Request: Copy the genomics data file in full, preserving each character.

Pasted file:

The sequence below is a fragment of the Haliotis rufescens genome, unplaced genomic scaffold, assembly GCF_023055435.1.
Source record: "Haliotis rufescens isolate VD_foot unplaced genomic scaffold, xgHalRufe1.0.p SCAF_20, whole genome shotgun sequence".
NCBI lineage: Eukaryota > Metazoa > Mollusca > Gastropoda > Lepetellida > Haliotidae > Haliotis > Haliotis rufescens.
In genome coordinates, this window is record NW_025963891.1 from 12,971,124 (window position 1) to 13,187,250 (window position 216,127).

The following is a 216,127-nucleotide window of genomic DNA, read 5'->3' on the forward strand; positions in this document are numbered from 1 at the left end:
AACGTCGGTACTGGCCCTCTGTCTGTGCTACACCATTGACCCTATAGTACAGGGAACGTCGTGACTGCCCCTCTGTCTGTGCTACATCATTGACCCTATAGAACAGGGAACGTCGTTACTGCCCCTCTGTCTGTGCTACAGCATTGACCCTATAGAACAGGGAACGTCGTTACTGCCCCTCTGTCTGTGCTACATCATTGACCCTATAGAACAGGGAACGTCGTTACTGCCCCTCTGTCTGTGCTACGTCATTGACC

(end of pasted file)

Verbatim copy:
The sequence below is a fragment of the Haliotis rufescens genome, unplaced genomic scaffold, assembly GCF_023055435.1.
Source record: "Haliotis rufescens isolate VD_foot unplaced genomic scaffold, xgHalRufe1.0.p SCAF_20, whole genome shotgun sequence".
NCBI lineage: Eukaryota > Metazoa > Mollusca > Gastropoda > Lepetellida > Haliotidae > Haliotis > Haliotis rufescens.
In genome coordinates, this window is record NW_025963891.1 from 12,971,124 (window position 1) to 13,187,250 (window position 216,127).

The following is a 216,127-nucleotide window of genomic DNA, read 5'->3' on the forward strand; positions in this document are numbered from 1 at the left end:
AACGTCGGTACTGGCCCTCTGTCTGTGCTACACCATTGACCCTATAGTACAGGGAACGTCGTGACTGCCCCTCTGTCTGTGCTACATCATTGACCCTATAGAACAGGGAACGTCGTTACTGCCCCTCTGTCTGTGCTACAGCATTGACCCTATAGAACAGGGAACGTCGTTACTGCCCCTCTGTCTGTGCTACATCATTGACCCTATAGAACAGGGAACGTCGTTACTGCCCCTCTGTCTGTGCTACGTCATTGACC